Database Connection

Beta version only

This is currently only enabled in the beta. This is still under development. Any issues or questions, please contact us for further support.

GOAL: Make it easy to connect to a database and download all or a subset of the data. Make it easy to update the data and query the database. Connect to a variety of database types, and do so in a secure manner.

Currently, only external databases are supported. The code currently supports MySQL or Postgres databases.

The design is that DataGraph connects to a php script on your web server, and that script connects to the database. Often the web server and the database server are running on the same machine, and for security reasons the database server does not allow any direct connections. Or the web server and the database server are different machines, and the database does not allow connections outside of a local network. This is the same type of design as is used for WordPress and other web site applications. The difference is that instead of accessing the data through a web browser, DataGraph sends the requests and parses the output from the web server.

To connect to a server, you need to upload the php script. DataGraph creates and uploads this for you. You need a script for every database you want to connect to, but that allows you to connect to any tables in that database. For setting up the connection, you need a database user name and password, and that will be embedded in the php script that is uploaded. Once you have added the php script, this allows DataGraph a way to query the database and see what tables exist.

Once you have set up the connection, you can connect from other machines without needing to share the database user and password. There are two types of connections.

1 – Admin user – Has access to all of the tables in the data base and can add/remove users and set access.
2 – Standard user – Only sees tables that the admin user has enabled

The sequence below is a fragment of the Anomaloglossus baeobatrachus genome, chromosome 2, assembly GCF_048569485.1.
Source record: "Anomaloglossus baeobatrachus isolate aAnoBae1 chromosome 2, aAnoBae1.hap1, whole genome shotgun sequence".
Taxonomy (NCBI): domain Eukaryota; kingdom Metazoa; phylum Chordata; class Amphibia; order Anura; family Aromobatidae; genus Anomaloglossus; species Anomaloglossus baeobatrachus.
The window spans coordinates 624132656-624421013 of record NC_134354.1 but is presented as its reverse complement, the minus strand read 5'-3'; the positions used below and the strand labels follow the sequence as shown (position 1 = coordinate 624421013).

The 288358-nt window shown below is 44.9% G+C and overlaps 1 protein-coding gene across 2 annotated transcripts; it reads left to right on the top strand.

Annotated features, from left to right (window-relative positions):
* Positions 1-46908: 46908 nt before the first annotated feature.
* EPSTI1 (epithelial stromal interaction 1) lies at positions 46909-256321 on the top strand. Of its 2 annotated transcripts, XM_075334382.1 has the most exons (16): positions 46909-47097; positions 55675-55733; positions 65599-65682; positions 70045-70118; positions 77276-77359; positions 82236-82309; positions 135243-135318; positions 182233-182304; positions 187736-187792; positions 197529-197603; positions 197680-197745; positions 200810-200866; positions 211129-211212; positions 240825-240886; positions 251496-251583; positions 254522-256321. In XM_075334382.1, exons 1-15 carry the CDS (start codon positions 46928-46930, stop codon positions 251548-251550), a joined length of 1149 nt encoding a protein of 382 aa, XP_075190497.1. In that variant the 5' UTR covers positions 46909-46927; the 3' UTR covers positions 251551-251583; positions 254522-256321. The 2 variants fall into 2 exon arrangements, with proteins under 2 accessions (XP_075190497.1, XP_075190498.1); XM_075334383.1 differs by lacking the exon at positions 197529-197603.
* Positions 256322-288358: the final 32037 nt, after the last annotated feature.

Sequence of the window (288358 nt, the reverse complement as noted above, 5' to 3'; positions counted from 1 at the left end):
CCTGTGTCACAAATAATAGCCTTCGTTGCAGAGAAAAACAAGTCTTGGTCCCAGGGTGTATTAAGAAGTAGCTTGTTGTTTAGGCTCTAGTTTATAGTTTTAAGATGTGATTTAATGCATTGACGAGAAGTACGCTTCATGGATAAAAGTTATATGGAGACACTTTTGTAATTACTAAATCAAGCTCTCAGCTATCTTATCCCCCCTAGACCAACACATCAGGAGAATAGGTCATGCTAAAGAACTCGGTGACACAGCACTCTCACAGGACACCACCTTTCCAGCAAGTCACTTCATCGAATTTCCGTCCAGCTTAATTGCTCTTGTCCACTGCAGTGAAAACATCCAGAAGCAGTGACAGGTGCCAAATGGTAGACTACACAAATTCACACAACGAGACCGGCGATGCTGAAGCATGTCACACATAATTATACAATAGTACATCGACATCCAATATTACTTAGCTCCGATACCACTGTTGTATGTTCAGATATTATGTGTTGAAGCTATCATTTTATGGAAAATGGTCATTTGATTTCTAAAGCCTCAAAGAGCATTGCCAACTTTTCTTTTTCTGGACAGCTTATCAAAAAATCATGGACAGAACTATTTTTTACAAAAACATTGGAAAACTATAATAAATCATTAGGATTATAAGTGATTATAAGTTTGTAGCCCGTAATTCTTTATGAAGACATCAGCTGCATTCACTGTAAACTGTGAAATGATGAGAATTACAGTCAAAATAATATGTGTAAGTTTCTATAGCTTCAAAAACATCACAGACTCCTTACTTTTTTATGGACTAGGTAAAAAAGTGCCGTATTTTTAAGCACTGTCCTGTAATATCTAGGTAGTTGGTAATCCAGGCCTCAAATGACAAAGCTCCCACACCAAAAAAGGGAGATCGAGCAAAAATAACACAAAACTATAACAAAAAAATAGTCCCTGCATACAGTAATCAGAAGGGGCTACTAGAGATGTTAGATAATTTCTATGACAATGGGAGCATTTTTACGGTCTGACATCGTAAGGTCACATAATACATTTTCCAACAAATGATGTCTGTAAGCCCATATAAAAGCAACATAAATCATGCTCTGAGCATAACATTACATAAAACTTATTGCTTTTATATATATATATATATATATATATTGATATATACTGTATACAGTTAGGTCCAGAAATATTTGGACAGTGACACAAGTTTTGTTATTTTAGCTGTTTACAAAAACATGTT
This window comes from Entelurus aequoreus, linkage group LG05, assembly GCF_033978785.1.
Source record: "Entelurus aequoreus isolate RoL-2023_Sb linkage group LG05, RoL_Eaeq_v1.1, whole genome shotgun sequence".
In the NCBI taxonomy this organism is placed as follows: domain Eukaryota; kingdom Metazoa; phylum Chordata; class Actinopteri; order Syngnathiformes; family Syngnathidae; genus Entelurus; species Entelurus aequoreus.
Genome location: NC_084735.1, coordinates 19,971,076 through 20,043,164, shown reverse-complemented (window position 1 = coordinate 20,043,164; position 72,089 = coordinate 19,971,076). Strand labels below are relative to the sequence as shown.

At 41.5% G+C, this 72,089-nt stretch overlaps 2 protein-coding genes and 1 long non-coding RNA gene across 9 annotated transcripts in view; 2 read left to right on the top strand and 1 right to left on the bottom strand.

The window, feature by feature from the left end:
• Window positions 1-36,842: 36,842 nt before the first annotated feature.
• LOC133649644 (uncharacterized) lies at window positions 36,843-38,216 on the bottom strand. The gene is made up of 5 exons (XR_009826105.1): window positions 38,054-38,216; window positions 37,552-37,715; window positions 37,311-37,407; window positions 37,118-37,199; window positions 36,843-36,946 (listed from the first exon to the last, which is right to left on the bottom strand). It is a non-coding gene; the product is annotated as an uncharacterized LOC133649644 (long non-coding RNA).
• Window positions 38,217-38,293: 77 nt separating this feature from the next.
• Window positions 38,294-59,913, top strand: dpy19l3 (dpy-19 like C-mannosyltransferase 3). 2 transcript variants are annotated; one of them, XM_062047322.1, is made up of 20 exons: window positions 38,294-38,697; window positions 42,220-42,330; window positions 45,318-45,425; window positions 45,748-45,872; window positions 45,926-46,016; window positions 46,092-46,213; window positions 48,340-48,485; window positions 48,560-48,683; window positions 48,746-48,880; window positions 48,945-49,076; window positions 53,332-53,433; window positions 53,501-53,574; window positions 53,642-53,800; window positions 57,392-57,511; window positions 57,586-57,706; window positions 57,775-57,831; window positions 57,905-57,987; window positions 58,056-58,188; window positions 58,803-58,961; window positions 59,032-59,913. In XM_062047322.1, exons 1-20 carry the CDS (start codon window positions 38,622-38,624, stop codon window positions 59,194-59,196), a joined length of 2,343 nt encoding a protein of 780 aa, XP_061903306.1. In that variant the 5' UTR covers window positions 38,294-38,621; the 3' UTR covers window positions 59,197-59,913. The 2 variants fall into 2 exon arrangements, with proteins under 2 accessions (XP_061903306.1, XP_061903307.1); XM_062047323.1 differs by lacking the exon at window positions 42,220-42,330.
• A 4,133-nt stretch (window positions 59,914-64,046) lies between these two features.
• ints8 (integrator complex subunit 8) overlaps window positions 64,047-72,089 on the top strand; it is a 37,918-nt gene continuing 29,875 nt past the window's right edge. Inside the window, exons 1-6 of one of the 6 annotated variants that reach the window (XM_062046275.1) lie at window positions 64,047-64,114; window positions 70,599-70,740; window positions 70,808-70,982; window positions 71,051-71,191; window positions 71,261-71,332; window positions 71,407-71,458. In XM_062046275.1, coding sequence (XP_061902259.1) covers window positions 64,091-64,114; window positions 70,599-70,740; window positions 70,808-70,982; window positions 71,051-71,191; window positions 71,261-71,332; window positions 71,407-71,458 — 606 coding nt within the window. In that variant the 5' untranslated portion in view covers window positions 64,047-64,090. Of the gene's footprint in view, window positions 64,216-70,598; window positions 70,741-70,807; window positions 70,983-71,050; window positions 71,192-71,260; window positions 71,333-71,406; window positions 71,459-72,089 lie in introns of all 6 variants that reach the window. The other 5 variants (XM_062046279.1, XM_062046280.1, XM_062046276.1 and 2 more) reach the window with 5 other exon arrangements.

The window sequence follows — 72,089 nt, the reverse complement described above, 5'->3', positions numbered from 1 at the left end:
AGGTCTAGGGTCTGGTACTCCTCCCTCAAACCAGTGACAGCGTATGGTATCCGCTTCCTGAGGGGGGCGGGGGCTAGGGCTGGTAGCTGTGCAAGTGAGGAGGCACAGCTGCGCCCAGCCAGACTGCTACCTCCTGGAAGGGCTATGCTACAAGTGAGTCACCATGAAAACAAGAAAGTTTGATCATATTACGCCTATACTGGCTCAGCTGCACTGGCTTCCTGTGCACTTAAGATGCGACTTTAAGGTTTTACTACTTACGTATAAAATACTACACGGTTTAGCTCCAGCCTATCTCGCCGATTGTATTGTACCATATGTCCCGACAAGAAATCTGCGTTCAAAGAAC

To make and upload the php script and to administer users select DataGraph > Set up Database Link.

This window allows you also to log requests that are made to the server. This is both so that you can better understand what information is sent to the user and to help figure out any connection issue that arises. The PDO interface is an abstraction layer so that php can access a variety of databases, but there are small variations in SQL syntax between databases, and it is possible that the php script needs to be tweaked. To help debug that, DataGraph has a logger that allows you to resubmit queries and see the response that came back.

For both admin users and standard users, the connection depends on a shared secret. This is different from a password, in the sense that it is not sent with the queries.  

When a DataGraph file makes a connection to a database, it does so with a special group.

This group needs three pieces of information.

  1. The address of the php script on your server. This is either through a http or https connection.
  2. The user name. A blank name is the admin user, otherwise it is the name of the user that was set up by that admin user.
  3. The shared secret. This is 128 bit identifier that is generated when you set up the link or add a user.

Every request that DataGraph makes to the server is done as follows:

  1. It creates a key value argument list, something like user=david, table=mytable, command = getcontent, columns = a,b,c
  2. This argument list is made into a string and appended with the user name and shared secret string.
  3. Compute a 256 bit check sum from this string (uses sha256)
  4. The argument along with the checksum is sent to the server script.

The server script (php script) gets this request. Based on the user argument it knows the shared secret. The shared secret for the admin user is embedded inside the php script, and the shared secret for a non-admin user is saved in a table that the connection script has created in your database. The argument list is the appended to the user name and shared secret and the server app creates a 256 bit checksum of that string and compares it to the checksum that you sent with the request. If the checksum doesn’t match the request is rejected. If the request is accepted the response is sent back as an xml file and DataGraph parses that.

Since the php script is readily readable, you can see exactly how the argument is validated and what SQL statements are submitted. Care has been taken to avoid SQL injection attacks. Requests without the shared secret are mathematically extremely hard since a brute force approach would require going through all of the UUID identifiers.

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